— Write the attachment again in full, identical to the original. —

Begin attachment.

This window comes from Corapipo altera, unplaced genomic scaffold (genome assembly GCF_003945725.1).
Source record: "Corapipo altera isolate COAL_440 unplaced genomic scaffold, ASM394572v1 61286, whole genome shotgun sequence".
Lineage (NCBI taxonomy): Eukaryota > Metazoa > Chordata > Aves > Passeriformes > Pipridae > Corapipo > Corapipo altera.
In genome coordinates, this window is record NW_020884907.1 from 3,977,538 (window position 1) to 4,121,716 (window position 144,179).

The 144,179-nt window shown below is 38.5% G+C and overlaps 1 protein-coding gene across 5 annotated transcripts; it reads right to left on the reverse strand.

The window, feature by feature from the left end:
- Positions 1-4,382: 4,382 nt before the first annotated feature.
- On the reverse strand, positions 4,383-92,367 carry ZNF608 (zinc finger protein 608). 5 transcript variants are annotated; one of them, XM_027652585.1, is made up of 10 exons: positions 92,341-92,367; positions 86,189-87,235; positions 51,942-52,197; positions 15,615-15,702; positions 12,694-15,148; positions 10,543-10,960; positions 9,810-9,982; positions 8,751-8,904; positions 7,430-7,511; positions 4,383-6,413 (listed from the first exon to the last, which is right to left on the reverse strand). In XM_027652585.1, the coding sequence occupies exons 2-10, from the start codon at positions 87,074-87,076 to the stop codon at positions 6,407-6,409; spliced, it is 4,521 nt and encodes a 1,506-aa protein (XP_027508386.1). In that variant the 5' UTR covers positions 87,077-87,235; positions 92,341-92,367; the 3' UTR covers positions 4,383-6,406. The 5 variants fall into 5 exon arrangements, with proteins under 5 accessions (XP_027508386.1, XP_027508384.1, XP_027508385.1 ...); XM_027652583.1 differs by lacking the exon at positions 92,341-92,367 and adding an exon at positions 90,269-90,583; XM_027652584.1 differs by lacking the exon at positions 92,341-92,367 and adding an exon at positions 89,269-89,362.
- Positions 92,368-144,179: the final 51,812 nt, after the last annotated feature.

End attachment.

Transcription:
This window comes from Corapipo altera, unplaced genomic scaffold (genome assembly GCF_003945725.1).
Source record: "Corapipo altera isolate COAL_440 unplaced genomic scaffold, ASM394572v1 61286, whole genome shotgun sequence".
Lineage (NCBI taxonomy): Eukaryota > Metazoa > Chordata > Aves > Passeriformes > Pipridae > Corapipo > Corapipo altera.
In genome coordinates, this window is record NW_020884907.1 from 3,977,538 (window position 1) to 4,121,716 (window position 144,179).

The 144,179-nt window shown below is 38.5% G+C and overlaps 1 protein-coding gene across 5 annotated transcripts; it reads right to left on the reverse strand.

The window, feature by feature from the left end:
- Positions 1-4,382: 4,382 nt before the first annotated feature.
- On the reverse strand, positions 4,383-92,367 carry ZNF608 (zinc finger protein 608). 5 transcript variants are annotated; one of them, XM_027652585.1, is made up of 10 exons: positions 92,341-92,367; positions 86,189-87,235; positions 51,942-52,197; positions 15,615-15,702; positions 12,694-15,148; positions 10,543-10,960; positions 9,810-9,982; positions 8,751-8,904; positions 7,430-7,511; positions 4,383-6,413 (listed from the first exon to the last, which is right to left on the reverse strand). In XM_027652585.1, the coding sequence occupies exons 2-10, from the start codon at positions 87,074-87,076 to the stop codon at positions 6,407-6,409; spliced, it is 4,521 nt and encodes a 1,506-aa protein (XP_027508386.1). In that variant the 5' UTR covers positions 87,077-87,235; positions 92,341-92,367; the 3' UTR covers positions 4,383-6,406. The 5 variants fall into 5 exon arrangements, with proteins under 5 accessions (XP_027508386.1, XP_027508384.1, XP_027508385.1 ...); XM_027652583.1 differs by lacking the exon at positions 92,341-92,367 and adding an exon at positions 90,269-90,583; XM_027652584.1 differs by lacking the exon at positions 92,341-92,367 and adding an exon at positions 89,269-89,362.
- Positions 92,368-144,179: the final 51,812 nt, after the last annotated feature.